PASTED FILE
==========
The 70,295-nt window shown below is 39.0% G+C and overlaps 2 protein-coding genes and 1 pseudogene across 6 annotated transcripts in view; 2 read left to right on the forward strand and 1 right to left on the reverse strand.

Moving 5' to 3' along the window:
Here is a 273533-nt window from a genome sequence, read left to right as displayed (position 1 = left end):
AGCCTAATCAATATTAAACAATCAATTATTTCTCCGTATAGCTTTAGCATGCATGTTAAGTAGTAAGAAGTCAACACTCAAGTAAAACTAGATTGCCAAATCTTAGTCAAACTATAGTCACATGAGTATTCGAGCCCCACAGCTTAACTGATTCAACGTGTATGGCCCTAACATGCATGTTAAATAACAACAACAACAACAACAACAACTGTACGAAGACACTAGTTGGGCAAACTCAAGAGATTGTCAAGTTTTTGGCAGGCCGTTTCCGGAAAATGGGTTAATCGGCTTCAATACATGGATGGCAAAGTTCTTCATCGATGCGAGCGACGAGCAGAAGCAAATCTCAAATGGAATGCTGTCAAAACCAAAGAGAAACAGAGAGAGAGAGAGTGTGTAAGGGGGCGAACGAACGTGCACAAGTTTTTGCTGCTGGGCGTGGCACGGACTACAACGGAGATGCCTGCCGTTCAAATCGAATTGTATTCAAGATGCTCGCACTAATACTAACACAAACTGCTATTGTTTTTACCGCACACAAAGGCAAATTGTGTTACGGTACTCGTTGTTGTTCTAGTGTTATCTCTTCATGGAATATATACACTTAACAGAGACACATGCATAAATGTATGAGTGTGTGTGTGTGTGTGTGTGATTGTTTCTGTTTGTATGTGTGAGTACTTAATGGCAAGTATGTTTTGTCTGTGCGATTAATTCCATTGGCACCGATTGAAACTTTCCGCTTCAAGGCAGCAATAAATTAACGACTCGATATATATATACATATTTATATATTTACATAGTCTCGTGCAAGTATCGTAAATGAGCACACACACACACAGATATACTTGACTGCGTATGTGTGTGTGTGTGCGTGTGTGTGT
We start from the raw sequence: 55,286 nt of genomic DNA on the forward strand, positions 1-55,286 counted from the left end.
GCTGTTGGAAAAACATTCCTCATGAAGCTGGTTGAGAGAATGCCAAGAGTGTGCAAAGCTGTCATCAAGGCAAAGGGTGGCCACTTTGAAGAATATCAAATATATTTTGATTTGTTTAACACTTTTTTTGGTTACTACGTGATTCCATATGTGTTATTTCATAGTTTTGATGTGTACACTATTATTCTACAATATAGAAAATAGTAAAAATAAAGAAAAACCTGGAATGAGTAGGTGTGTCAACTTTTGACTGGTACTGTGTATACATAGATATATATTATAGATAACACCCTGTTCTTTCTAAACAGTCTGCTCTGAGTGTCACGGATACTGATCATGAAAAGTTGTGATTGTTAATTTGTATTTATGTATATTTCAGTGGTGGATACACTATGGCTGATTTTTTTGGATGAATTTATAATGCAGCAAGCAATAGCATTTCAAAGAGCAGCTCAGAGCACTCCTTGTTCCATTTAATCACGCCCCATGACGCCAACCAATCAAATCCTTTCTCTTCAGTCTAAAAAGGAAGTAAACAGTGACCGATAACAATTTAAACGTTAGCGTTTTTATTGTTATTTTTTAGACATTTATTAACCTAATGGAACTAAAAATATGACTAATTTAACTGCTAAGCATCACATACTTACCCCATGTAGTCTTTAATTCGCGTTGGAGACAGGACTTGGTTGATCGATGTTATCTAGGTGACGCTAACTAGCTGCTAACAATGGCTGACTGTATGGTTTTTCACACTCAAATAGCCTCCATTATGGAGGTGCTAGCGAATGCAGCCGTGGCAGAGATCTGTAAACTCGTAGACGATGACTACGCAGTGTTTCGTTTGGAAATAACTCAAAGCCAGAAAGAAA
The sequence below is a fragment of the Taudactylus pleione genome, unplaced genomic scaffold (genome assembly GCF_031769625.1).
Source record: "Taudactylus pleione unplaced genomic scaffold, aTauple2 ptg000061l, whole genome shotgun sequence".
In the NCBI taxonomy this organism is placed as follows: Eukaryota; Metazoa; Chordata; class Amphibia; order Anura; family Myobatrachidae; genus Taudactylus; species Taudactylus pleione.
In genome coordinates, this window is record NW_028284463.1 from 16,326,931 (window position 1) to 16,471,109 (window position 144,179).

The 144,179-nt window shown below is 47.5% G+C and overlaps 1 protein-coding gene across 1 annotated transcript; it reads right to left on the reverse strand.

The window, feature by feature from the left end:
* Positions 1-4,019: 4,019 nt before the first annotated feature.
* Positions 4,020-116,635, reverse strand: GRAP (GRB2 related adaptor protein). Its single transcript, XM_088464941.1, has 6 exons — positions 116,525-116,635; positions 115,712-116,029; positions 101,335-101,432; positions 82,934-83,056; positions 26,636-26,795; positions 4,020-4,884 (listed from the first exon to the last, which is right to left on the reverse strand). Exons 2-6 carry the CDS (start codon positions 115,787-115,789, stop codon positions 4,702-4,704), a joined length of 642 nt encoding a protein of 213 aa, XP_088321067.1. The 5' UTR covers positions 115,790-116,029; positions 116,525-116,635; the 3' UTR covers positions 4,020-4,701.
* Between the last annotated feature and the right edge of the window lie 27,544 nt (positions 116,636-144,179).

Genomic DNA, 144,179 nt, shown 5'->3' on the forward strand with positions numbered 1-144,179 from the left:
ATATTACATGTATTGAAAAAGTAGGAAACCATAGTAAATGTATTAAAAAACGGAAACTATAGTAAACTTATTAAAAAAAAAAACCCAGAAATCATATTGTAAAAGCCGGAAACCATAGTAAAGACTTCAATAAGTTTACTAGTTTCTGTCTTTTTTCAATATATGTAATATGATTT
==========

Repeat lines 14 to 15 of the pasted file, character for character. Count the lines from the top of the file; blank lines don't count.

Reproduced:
* Positions 4,020-116,635, reverse strand: GRAP (GRB2 related adaptor protein). Its single transcript, XM_088464941.1, has 6 exons — positions 116,525-116,635; positions 115,712-116,029; positions 101,335-101,432; positions 82,934-83,056; positions 26,636-26,795; positions 4,020-4,884 (listed from the first exon to the last, which is right to left on the reverse strand). Exons 2-6 carry the CDS (start codon positions 115,787-115,789, stop codon positions 4,702-4,704), a joined length of 642 nt encoding a protein of 213 aa, XP_088321067.1. The 5' UTR covers positions 115,790-116,029; positions 116,525-116,635; the 3' UTR covers positions 4,020-4,701.
* Between the last annotated feature and the right edge of the window lie 27,544 nt (positions 116,636-144,179).